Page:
Ten Facts about Game Show Cheating
Ten Facts about Game Show Cheating
Would you cheat on a television game show to win money and prizes in front of millions of people? Most people wouldn't dare, but some people have tried. But, as we see in this set of facts, it's sometimes the game shows themselves to try to scam their contestants or mislead their viewers. Sneaky!
American television game shows in the mid to late 1950s were often choreographed. Contestants were told what to say to the host, how to behave, what questions to answer and what to miss. Some contestants that the producers and sponsors of the show wanted to win were deliberately given questions that were related to their interests. At the same time, contestants that the sponsors didn't want to win (quite often if they were unpopular with the viewers) were asked harder questions or instructed to give the wrong answer to questions. Other contestants were simply given the questions and answers in advance and some were coached by the producers on how to win the show.
NBC's show Twenty One featured two contestants competing against each other to be the first to reach twenty one points, or become the closest to that total. The winner stayed on to the following week, unless there was a tie meaning that both contestants would play again the following week. For several weekly episodes in 1956, the reigning champion was Herbert Stempel. Producers wanted to get rid of him as he wasn't popular with the audience, so introduced Professor Charles Van Doren (pictured right) on November 28th 1956 to compete. After four weeks of episodes ending in ties, Stempel was instructed to give the wrong answer to a question that he knew the answer to. This meant that Van Doren was able give the correct answer to his question and go on to win (and to remain as champion up to March 1957). After Stempel's allegations of cheating and after it was found that other quiz shows had been rigged, Twenty One was pulled off the air in October 1958 and, when under oath on November 2nd 1959, Van Doren had to admit that he had been provided with the questions and answers to Twenty One in advance.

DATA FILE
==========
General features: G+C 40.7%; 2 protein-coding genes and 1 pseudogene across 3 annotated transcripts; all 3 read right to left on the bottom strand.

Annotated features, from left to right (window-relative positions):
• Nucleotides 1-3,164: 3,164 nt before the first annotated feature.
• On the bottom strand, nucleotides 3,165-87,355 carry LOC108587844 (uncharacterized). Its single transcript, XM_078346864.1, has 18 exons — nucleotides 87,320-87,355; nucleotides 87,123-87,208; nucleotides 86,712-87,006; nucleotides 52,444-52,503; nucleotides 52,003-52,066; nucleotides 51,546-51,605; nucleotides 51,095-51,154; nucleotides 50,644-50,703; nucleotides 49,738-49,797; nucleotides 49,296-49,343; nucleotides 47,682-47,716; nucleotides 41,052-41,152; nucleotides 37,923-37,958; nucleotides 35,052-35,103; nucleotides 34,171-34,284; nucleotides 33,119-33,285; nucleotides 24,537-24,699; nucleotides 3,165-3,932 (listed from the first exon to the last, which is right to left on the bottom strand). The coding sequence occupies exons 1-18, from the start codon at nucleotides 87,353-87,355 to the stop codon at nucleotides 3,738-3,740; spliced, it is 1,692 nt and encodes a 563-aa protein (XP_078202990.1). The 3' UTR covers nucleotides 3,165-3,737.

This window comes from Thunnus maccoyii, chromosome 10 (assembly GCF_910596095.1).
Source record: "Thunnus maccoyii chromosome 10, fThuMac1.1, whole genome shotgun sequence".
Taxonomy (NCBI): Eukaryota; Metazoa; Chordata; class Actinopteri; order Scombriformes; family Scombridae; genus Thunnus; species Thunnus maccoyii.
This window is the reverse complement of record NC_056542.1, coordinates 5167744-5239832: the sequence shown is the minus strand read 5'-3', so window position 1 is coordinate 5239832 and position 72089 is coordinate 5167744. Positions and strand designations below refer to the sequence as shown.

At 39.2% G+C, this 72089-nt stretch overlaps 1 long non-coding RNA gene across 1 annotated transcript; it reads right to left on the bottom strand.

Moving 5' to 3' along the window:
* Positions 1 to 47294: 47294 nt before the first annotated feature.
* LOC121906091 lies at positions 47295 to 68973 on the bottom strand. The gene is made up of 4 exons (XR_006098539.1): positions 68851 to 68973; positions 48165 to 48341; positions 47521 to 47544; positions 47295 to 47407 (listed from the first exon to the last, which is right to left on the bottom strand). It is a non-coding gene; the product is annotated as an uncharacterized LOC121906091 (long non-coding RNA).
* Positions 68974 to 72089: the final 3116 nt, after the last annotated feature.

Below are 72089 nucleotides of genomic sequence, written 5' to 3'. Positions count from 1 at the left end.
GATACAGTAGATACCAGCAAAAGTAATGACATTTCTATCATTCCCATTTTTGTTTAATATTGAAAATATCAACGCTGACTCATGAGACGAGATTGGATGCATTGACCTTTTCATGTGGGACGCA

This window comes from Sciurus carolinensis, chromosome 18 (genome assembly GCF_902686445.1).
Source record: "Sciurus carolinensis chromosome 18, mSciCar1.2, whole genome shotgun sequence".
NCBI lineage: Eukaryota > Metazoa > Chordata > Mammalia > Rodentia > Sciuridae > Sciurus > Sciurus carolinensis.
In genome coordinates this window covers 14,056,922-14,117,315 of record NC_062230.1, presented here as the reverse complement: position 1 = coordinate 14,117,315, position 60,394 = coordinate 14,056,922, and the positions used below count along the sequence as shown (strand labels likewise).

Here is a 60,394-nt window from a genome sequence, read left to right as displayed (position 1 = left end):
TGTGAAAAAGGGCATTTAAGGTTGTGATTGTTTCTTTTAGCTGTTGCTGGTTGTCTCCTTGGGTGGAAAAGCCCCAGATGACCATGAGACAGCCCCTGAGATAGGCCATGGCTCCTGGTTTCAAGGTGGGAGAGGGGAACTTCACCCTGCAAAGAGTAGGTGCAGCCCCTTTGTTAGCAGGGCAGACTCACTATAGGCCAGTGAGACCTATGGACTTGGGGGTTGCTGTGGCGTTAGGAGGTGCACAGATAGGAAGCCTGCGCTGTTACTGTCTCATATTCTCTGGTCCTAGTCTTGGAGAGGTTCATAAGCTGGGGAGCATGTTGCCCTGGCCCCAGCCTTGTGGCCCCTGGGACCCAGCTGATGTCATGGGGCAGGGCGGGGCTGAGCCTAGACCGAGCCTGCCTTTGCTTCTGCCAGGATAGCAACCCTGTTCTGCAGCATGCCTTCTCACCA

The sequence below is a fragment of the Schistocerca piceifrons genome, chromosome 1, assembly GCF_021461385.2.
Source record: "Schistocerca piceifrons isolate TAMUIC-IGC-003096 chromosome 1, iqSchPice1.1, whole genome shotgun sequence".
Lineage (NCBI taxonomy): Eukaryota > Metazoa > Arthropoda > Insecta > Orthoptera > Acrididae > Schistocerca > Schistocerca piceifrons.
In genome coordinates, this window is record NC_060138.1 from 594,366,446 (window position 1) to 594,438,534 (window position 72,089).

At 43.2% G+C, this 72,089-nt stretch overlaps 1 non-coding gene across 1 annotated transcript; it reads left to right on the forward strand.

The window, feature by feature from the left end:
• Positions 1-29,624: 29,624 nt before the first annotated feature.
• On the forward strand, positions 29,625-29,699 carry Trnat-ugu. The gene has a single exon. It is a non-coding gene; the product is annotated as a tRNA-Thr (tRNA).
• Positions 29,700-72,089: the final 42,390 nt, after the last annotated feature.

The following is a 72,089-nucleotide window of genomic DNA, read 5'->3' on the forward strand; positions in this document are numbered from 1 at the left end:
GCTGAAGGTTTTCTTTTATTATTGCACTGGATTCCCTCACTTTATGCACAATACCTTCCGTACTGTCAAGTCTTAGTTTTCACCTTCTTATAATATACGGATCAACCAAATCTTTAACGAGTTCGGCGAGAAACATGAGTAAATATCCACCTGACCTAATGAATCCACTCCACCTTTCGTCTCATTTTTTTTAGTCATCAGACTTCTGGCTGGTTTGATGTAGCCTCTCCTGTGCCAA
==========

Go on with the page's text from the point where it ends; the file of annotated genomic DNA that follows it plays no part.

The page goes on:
A British version of Twenty One was produced by Granada TV and broadcast on ITV in 1958 (and was actually the 6th most viewed show in Britain of that year!), but in the wake of the scandal in America, it too was cancelled. Although British television shows didn't come under the same sponsorship pressures as their American counterparts, it was still alleged that the British version of Twenty One was rigged after contestant Stanley Armstrong claimed he had been given "definite leads" to answers. Even with these leads, he still only managed to win £30! Although the rigging was never proved, the scandal led to a reduction in the amount of prize money that could be given away on British quiz shows, a limit that was finally lifted in 1994.
Marie Winn was a contestant on the CBS show, Dotto, the top daytime quiz show of 1958. Another contestant, Ed Hilgemeier, found a notepad belonging to Winn which contained questions and answers to be used on her appearances on the show. After making this discovery, Winn, Hilgemeier and Winn's opponent Yaffe Kimball-Slatin were offered money to keep quiet, but after Hilgemeier apparently demanded more money in return for his silence (allegedly after finding out that Yaffe Kimball-Slatin had been given more), producers had to own up and reveal that the show was rigged. The show was pulled from CBS (and also from NBC where a nighttime version of the show had started running). The discovery of show-rigging on Dotto is what led to Twenty One being investigated for similar activities.
CBS's The $64,000 Question was another game show that featured contestant manipulation. Rather than contestants being given answers in advance as with Twenty One and Dotto, the questions they were asked were deliberately chosen to help or hinder them depending on whether or not the show's sponsors (in this case Revlon) liked them. In one case, a contestant managed to cheat the cheaters! Joyce Brothers appeared on the show in 1955 as an "expert" on boxing, a subject suggested by the show's sponsors as they didn't particularly want her to win and didn't think she would get very far with this subject. However, Brothers spent the weeks in between finding out her subject and appearing on the show swotting up on boxing, reading everything she could about the sport. She went on the win the jackpot, and then to rub salt into the sponsor's wounds, won the jackpot of the show's sister show, The $64,000 Challenge - the only person ever to do so.